The 5 Most Common Flu Myths Debunked
Prevention & Treatment There are almost as many myths about the flu as there are strains of the virus. Instead of spreading germs, let’s separate fact from fiction.
As flu viruses begin to circulate each season, so do misconceptions about them. Here are five of the most common flu myths debunked:
1. Influenza is not dangerous, just a nuisance much like the common cold
Fact: Influenza is a highly contagious and serious infection that can be life-threatening. Each year in the United States, the flu can cause up to 49,000 deaths and more than 200,000 hospitalizations.
2. You don’t need a flu vaccine every year
Fact: Since influenza viruses are constantly changing and because the body’s immune response from vaccination declines over time, it is important to get vaccinated every year. Flu vaccination is recommended for everyone age six months and older.
3. I’m healthy, so I don’t need a flu vaccine
Fact: Even healthy people can get sick enough to be hospitalized or even die from the flu. In fact, each year, an average of 20,000 children age five years or younger are hospitalized due to flu-related complications — and most are healthy.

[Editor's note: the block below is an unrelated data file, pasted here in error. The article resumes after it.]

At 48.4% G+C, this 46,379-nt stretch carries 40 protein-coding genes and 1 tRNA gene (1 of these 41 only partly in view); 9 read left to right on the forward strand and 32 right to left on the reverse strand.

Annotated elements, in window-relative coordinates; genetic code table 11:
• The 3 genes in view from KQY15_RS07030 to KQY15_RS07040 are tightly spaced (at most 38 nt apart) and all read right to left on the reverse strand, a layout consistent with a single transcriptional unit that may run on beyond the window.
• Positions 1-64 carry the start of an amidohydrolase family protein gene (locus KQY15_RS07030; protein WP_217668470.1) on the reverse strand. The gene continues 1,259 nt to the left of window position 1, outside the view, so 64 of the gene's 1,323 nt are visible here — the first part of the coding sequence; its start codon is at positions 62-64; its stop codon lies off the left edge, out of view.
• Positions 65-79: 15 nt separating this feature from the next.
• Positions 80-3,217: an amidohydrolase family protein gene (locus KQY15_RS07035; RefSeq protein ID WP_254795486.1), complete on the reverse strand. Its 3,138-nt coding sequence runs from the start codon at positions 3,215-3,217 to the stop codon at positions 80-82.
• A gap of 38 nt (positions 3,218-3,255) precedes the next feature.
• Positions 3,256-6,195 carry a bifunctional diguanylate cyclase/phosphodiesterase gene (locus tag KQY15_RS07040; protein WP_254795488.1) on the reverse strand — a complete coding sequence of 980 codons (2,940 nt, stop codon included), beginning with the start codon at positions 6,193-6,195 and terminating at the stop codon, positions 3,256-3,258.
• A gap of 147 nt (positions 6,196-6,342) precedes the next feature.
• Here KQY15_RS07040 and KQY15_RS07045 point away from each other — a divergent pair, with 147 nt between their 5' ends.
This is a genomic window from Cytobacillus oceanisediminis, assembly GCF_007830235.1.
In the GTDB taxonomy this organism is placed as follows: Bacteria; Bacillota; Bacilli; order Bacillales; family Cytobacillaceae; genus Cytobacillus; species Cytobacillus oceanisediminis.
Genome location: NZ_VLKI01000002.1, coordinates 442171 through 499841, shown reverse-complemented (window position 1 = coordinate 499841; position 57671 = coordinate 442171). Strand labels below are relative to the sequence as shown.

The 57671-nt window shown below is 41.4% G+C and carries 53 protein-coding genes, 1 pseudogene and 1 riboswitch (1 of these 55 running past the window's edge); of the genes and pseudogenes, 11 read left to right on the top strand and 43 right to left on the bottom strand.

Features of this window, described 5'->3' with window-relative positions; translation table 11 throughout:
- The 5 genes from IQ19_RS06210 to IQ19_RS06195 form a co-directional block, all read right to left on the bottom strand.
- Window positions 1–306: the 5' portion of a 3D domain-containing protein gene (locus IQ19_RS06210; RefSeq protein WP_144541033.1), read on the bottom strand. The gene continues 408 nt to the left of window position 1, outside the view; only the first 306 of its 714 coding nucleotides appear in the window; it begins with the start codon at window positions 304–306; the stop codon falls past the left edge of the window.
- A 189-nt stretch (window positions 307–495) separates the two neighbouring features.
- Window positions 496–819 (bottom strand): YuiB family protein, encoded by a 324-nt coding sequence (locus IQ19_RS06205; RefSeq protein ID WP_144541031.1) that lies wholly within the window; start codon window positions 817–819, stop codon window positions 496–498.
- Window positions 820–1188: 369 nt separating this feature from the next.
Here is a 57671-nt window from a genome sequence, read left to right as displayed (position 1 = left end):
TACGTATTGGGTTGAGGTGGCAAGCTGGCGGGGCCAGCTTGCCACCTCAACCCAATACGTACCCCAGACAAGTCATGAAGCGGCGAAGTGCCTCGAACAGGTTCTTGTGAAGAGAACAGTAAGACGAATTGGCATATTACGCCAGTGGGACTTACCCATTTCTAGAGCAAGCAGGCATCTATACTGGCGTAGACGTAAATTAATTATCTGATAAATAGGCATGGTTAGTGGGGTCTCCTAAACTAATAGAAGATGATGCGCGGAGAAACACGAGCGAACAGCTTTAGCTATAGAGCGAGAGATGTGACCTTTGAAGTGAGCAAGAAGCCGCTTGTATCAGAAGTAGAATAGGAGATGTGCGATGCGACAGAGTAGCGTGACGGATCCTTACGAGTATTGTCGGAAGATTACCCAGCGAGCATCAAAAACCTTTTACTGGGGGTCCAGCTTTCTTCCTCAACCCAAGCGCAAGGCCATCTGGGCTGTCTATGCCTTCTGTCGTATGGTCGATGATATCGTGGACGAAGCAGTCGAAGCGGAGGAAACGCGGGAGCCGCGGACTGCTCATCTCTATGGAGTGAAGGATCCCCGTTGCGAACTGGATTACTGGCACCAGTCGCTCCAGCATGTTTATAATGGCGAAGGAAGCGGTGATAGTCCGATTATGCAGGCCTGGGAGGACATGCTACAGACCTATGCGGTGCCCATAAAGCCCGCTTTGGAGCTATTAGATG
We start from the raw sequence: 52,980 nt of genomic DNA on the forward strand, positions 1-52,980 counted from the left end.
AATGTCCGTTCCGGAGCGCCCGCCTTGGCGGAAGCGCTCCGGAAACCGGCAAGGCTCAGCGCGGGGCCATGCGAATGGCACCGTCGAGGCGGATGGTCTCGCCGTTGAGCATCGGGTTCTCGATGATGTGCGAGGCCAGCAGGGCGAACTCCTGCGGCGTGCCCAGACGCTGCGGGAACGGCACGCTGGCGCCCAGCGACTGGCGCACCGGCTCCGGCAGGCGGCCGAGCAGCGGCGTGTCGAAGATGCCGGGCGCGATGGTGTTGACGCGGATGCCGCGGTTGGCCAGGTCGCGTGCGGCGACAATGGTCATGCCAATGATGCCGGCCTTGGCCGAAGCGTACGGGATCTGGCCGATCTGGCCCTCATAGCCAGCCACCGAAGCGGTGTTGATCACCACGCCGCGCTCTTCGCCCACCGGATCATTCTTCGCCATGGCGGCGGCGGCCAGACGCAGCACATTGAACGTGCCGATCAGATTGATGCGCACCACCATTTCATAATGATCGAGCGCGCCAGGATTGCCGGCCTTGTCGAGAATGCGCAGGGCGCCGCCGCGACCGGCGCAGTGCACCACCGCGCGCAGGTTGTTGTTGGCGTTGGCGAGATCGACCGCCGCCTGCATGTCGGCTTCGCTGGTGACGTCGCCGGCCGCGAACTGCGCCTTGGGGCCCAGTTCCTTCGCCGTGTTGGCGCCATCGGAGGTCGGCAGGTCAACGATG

4. Flu vaccines can give you the flu
Fact: A flu vaccine cannot cause flu illness. There are different side effects that may be associated with getting a flu shot which are mild and short-lasting, and may include soreness, redness or swelling where the shot was given.
5. If I don’t feel sick, I can’t spread the flu
Fact: Individuals with the flu may be able to infect others from one day before getting sick to five to seven days after.
The first step to preventing flu is getting an annual flu vaccine but individuals should also follow everyday preventive actions such as good hand hygiene and covering coughs and sneezes. And if you do get the flu, stay home to avoid spreading it to others and take antiviral medications if prescribed by a healthcare professional.